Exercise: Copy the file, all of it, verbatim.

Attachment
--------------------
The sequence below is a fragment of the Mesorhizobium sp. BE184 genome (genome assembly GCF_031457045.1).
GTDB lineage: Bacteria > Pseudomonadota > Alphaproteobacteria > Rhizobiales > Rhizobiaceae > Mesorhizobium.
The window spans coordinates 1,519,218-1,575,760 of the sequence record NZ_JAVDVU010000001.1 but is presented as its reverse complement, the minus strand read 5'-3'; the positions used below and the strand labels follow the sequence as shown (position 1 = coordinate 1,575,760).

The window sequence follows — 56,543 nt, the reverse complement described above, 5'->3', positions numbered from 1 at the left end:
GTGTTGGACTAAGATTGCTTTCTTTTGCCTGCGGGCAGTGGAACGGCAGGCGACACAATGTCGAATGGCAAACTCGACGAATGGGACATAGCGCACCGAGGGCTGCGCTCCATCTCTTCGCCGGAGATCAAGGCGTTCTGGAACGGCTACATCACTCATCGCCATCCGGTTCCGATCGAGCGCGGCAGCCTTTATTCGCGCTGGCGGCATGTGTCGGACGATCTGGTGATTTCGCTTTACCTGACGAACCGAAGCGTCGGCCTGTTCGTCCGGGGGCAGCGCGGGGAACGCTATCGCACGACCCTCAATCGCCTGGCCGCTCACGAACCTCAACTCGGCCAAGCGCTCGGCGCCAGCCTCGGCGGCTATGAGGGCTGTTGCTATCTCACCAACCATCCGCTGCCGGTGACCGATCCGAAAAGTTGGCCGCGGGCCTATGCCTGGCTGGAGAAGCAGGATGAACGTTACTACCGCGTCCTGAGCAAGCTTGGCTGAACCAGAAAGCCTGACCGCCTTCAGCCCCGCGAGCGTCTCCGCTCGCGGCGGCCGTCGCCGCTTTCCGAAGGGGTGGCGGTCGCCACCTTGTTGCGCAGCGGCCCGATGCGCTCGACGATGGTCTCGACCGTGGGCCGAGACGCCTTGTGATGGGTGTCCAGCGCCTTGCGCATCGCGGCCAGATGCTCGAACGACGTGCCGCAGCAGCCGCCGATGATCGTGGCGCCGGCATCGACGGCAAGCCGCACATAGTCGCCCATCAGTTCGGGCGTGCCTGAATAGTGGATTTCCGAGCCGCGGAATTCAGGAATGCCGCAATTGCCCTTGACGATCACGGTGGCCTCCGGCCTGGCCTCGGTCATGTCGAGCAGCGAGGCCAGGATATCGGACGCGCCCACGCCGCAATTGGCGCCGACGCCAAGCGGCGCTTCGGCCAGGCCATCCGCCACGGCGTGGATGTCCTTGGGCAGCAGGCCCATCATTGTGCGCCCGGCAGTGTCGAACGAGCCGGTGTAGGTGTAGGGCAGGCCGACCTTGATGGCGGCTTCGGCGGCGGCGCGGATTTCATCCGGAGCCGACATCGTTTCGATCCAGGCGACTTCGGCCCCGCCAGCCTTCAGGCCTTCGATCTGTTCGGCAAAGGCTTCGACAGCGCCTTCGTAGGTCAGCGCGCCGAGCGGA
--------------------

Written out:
The sequence below is a fragment of the Mesorhizobium sp. BE184 genome (genome assembly GCF_031457045.1).
GTDB lineage: Bacteria > Pseudomonadota > Alphaproteobacteria > Rhizobiales > Rhizobiaceae > Mesorhizobium.
The window spans coordinates 1,519,218-1,575,760 of the sequence record NZ_JAVDVU010000001.1 but is presented as its reverse complement, the minus strand read 5'-3'; the positions used below and the strand labels follow the sequence as shown (position 1 = coordinate 1,575,760).

The window sequence follows — 56,543 nt, the reverse complement described above, 5'->3', positions numbered from 1 at the left end:
GTGTTGGACTAAGATTGCTTTCTTTTGCCTGCGGGCAGTGGAACGGCAGGCGACACAATGTCGAATGGCAAACTCGACGAATGGGACATAGCGCACCGAGGGCTGCGCTCCATCTCTTCGCCGGAGATCAAGGCGTTCTGGAACGGCTACATCACTCATCGCCATCCGGTTCCGATCGAGCGCGGCAGCCTTTATTCGCGCTGGCGGCATGTGTCGGACGATCTGGTGATTTCGCTTTACCTGACGAACCGAAGCGTCGGCCTGTTCGTCCGGGGGCAGCGCGGGGAACGCTATCGCACGACCCTCAATCGCCTGGCCGCTCACGAACCTCAACTCGGCCAAGCGCTCGGCGCCAGCCTCGGCGGCTATGAGGGCTGTTGCTATCTCACCAACCATCCGCTGCCGGTGACCGATCCGAAAAGTTGGCCGCGGGCCTATGCCTGGCTGGAGAAGCAGGATGAACGTTACTACCGCGTCCTGAGCAAGCTTGGCTGAACCAGAAAGCCTGACCGCCTTCAGCCCCGCGAGCGTCTCCGCTCGCGGCGGCCGTCGCCGCTTTCCGAAGGGGTGGCGGTCGCCACCTTGTTGCGCAGCGGCCCGATGCGCTCGACGATGGTCTCGACCGTGGGCCGAGACGCCTTGTGATGGGTGTCCAGCGCCTTGCGCATCGCGGCCAGATGCTCGAACGACGTGCCGCAGCAGCCGCCGATGATCGTGGCGCCGGCATCGACGGCAAGCCGCACATAGTCGCCCATCAGTTCGGGCGTGCCTGAATAGTGGATTTCCGAGCCGCGGAATTCAGGAATGCCGCAATTGCCCTTGACGATCACGGTGGCCTCCGGCCTGGCCTCGGTCATGTCGAGCAGCGAGGCCAGGATATCGGACGCGCCCACGCCGCAATTGGCGCCGACGCCAAGCGGCGCTTCGGCCAGGCCATCCGCCACGGCGTGGATGTCCTTGGGCAGCAGGCCCATCATTGTGCGCCCGGCAGTGTCGAACGAGCCGGTGTAGGTGTAGGGCAGGCCGACCTTGATGGCGGCTTCGGCGGCGGCGCGGATTTCATCCGGAGCCGACATCGTTTCGATCCAGGCGACTTCGGCCCCGCCAGCCTTCAGGCCTTCGATCTGTTCGGCAAAGGCTTCGACAGCGCCTTCGTAGGTCAGCGCGCCGAGCGGA